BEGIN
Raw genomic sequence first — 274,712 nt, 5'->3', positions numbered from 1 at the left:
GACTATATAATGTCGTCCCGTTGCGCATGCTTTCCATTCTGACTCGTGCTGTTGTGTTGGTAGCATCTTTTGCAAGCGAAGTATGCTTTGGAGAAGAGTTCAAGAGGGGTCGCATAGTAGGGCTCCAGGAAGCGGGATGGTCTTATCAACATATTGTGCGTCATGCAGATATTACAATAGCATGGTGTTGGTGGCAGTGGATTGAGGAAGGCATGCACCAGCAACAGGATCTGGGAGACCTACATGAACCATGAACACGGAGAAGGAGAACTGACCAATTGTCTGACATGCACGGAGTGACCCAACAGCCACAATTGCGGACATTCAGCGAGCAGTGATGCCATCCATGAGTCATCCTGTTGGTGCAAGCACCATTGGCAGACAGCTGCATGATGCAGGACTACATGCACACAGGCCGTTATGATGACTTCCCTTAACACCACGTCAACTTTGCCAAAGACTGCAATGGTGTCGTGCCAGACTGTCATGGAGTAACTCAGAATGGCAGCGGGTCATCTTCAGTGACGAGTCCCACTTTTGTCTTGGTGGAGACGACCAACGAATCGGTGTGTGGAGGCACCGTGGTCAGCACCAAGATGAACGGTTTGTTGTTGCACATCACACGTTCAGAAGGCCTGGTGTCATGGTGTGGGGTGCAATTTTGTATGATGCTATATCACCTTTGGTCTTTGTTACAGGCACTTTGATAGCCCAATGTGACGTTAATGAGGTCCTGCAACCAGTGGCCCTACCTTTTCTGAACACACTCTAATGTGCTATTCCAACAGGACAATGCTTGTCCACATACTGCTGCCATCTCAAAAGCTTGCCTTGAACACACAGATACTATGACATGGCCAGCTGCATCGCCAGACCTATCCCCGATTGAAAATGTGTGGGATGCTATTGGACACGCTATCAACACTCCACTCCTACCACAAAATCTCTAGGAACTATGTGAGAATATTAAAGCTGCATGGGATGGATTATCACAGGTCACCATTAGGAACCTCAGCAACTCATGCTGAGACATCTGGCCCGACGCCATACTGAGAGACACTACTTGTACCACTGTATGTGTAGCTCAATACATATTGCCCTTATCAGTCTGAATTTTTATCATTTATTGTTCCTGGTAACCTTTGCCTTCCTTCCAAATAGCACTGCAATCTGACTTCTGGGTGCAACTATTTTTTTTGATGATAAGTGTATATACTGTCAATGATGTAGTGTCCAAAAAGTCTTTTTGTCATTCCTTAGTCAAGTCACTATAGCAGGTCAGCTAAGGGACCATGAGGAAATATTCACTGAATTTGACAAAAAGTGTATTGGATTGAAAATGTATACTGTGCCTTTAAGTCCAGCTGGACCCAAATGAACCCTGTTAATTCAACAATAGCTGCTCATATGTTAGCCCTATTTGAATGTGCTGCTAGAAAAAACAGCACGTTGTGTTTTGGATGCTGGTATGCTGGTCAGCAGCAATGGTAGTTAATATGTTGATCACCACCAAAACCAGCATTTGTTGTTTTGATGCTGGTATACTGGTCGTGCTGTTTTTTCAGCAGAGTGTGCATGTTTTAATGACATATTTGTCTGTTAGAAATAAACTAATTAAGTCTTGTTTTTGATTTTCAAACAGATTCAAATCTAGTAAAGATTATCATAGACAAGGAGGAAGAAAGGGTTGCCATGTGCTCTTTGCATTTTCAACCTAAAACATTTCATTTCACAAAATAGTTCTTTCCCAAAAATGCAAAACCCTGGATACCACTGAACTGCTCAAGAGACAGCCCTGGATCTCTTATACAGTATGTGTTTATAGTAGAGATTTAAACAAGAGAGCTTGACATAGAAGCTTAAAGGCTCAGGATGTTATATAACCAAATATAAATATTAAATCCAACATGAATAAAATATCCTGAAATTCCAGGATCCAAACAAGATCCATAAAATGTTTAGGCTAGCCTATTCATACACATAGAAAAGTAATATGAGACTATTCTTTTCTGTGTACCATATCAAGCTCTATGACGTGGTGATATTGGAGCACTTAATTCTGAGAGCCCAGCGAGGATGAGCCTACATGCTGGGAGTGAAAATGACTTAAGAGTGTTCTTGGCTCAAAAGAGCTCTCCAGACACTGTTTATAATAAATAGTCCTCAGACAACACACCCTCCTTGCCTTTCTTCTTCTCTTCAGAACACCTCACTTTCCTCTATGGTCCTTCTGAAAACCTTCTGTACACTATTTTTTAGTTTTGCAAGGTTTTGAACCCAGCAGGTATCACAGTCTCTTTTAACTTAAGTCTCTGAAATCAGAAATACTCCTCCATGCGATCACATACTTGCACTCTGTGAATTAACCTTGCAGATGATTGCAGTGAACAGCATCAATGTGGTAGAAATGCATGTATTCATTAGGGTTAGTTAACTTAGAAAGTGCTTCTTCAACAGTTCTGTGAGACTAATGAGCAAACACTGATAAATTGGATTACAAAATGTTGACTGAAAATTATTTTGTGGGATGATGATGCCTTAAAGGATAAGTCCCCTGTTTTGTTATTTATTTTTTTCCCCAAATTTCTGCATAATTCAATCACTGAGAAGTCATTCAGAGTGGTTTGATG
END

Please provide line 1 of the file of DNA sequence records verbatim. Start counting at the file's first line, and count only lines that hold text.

Raw genomic sequence first — 274,712 nt, 5'->3', positions numbered from 1 at the left: